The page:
China has committed human rights violations, breaches of international obligations, and cyber espionage under the “cult of the new red emperor”, said former Australian prime minister Tony Abbott, in a speech that marked a stark turnaround for a leader who once wanted to be a “true friend of China”.
Abbott, who led negotiations over a China-Australia free trade deal while he was prime minister between 2013 and 2015, used a speech at the Taiwan Yushan regional security forum on Friday to unload on the leadership of President Xi Jinping and accuse Beijing of bullying, self-generating belligerence and to warn it could “lash out disastrously very soon”.
Strong words from former prime minister Tony Abbott in his second appearance in Taipei. Credit:Getty Images
“Our challenge is to try to ensure that the unthinkable remains unlikely; and that the possible doesn’t become the probable,” he told diplomats, politicians and business leaders at the annual forum in the capital Taipei.
China regards the democratic island of Taiwan as its own and has vowed to unite it with the mainland over the coming decades by force if necessary. Beijing has launched more than 100 warplanes including fighter jets and nuclear bombers towards Taiwan over the past week, threatening its airspace and forcing Taiwan to scramble jets in response.
“I don’t think America could stand by and watch Taiwan [be] swallowed up,” said Abbott. “I don’t think Australia should be indifferent to the fate of a fellow democracy of almost 25 million people.
“Taiwan will be the test.”
China’s President Xi Jinping, left, and former Australian Prime Minister Tony Abbott speak at a press conference in 2014. Credit:AP
The consensus among military analysts is that the probability of war will not increase significantly until the 2030s when China’s military capability matches that of the United States.
Abbott said that two years ago he hesitated to attend the Yushan conference lest it provoke China. No Australian prime ministers have had an official trip to Taiwan since Harold Holt visited in 1967 for that reason.
“But since then, Beijing has torn-up the ‘one country, two systems’ treaty on Hong Kong; put upwards of a million Uighurs into concentration camps; boosted cyber spying on its own citizens; cancelled popular personalities in favour of a cult of the new red emperor; brutalises Indian soldiers in the Himalayas; coerced other claimants in its eastern seas, and flown evermore intimidatory sorties against Taiwan,” said Abbott.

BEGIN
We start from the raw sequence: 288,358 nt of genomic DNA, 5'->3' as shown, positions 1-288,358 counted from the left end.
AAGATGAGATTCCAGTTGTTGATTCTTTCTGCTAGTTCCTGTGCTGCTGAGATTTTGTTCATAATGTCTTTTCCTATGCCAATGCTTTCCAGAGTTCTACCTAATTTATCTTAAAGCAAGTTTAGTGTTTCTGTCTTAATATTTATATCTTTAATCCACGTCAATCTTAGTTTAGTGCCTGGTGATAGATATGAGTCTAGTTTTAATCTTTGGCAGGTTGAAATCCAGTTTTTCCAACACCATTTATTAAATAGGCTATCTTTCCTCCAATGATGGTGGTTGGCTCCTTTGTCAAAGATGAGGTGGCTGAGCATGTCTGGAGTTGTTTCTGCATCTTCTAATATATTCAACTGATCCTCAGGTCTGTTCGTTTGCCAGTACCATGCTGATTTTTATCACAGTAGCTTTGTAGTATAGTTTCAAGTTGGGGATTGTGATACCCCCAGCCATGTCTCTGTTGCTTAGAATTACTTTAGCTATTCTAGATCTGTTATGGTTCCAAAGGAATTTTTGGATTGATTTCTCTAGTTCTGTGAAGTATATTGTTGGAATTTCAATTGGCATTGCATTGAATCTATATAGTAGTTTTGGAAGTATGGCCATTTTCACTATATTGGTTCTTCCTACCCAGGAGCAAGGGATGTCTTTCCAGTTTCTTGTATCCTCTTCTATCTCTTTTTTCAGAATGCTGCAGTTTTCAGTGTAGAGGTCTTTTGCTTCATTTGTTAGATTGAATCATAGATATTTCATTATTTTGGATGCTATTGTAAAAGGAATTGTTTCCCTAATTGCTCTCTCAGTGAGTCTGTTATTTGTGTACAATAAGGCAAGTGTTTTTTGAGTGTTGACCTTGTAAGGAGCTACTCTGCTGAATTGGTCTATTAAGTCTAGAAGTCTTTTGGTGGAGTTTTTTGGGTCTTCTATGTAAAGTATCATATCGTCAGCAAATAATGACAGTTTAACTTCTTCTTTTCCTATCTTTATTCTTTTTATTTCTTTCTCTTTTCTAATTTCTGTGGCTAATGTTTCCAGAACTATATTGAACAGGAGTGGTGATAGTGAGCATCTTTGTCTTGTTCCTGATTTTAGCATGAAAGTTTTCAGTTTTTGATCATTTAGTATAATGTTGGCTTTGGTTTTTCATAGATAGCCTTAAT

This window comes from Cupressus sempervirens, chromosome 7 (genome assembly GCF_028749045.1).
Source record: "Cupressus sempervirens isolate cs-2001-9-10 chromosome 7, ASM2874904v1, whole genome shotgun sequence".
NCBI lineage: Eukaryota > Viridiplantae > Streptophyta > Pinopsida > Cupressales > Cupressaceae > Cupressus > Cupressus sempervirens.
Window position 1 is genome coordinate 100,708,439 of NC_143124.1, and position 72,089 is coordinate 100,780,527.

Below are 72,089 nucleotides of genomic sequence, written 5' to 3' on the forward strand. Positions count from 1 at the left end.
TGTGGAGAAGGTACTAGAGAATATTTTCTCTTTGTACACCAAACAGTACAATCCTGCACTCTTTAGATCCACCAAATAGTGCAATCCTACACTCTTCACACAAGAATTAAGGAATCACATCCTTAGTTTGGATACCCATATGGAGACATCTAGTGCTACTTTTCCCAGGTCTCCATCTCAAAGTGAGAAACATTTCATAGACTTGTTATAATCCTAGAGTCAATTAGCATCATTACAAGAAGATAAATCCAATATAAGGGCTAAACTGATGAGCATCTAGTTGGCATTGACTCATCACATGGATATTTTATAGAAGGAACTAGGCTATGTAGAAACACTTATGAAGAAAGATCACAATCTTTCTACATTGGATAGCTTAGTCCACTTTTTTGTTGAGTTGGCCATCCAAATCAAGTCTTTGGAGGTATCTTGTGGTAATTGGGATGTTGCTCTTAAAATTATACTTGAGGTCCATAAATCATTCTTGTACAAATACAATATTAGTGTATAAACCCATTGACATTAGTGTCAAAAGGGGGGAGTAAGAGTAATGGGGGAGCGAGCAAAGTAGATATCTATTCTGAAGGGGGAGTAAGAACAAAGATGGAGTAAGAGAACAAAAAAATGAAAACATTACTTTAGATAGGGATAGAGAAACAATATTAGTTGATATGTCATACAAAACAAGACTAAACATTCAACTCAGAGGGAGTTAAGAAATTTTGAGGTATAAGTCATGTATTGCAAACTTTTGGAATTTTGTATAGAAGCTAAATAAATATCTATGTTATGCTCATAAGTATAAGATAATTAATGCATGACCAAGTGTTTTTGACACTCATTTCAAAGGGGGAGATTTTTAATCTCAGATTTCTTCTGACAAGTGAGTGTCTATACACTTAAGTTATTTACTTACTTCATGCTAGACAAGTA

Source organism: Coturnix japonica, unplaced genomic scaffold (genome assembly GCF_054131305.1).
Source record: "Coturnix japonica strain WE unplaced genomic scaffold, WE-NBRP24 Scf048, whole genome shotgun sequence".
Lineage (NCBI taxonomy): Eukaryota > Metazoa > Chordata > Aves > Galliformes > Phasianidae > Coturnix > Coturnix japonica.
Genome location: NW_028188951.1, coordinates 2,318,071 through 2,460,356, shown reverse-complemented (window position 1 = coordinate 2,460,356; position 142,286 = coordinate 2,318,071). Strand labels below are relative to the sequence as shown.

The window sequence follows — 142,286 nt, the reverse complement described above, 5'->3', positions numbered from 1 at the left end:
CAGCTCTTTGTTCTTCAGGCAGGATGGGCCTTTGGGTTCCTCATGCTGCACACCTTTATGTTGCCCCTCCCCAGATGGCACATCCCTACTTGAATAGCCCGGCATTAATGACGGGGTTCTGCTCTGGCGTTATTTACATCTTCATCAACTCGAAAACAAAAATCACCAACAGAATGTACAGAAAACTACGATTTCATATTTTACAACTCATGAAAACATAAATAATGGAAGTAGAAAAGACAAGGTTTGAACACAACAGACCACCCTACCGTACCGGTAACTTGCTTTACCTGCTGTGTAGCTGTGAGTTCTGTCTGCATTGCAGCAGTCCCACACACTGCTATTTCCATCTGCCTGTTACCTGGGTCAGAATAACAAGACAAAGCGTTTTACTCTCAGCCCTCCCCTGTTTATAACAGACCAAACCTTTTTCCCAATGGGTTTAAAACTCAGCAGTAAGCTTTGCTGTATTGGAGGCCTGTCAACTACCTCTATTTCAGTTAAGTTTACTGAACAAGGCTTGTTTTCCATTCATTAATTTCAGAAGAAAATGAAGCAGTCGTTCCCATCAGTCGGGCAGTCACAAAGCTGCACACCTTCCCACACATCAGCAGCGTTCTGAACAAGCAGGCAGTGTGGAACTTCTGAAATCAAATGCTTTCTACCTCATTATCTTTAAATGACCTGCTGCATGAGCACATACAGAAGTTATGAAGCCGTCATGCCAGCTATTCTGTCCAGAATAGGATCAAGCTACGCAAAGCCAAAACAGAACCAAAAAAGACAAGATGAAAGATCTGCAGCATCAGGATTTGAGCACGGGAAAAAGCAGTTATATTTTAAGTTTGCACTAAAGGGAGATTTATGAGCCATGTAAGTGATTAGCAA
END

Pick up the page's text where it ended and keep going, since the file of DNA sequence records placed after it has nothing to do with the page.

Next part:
“It’s weaponised trade, especially against Australia, with our barley, wine and coal exports all stopped on spurious safety grounds, and its embassy has published 14 demands – essentially that we become a tributary state – that no self-respecting country could accept.”
Abbott’s comments will put the Morrison government in a difficult position as it navigates Beijing’s trade and diplomatic sanctions after two years of disputes over national security, business investment and human rights. Abbott was welcomed by Taiwanese President Tsai Ing-wen at her presidential office and by Foreign Minister Joseph Wu. He was accompanied by Australia’s top representative in Taiwan, Jenny Bloomfield, on his trip as a “private citizen”.
Australian Foreign Minister Marise Payne was contacted for comment.
Abbott said that as prime minister he was prepared to join the Chinese-led Asia Infrastructure Investment Bank because he thought that would help to give China a stake in a rules-based global order. He said the Chinese economic miracle in lifting half a billion people out of poverty was the “greatest and fastest advance in human well-being in all history”.
“For Beijing, surely there’s a lesson here: the more freedom its people have, the better they’ve done; and the more respect China has gained,” he said.
“Be a friend that experience shows, and you’ll have friends; be a bully, and you’ll only have clients, who can’t wait to escape.”
Abbott said Taiwan was not the world’s only potential flashpoint: “there’s Israel, never-not under existential threat; and Ukraine, menaced by the new tsar” – a reference to Russian President Vladimir Putin – “but nowhere is the struggle between liberty and tyranny more stark than across the Taiwan Strait,” he said.
Tsai, who addressed the forum ahead of Abbott on Friday, thanked the former prime minister for travelling to Taipei and for his support of Taiwan.
Tsai said on Tuesday that “Taiwan will not bend to pressure”. “They should remember that if Taiwan were to fall, the consequences would be catastrophic for regional peace and the democratic alliance system,” she said.
The President on Friday revealed she would establish “a coast guard working group, with the United States”, a move that could heighten tensions with Beijing across the Taiwan Strait where it has placed armed Chinese coast guard patrols.
“This working group will improve communication and information-sharing between the US and the Taiwan coast guards also facilitate cooperation with shared objectives,” she said.
US Defence Department sources briefed reporters from the Wall St Journal and Reuters on Friday that small numbers of US special operations forces have been rotating into Taiwan on a temporary basis to carry out training of Taiwanese forces. The anonymous briefings appeared to repeat reports from May and November 2020 at a time of increased tension between China and Taiwan ahead of Taiwan’s national day on October 10.
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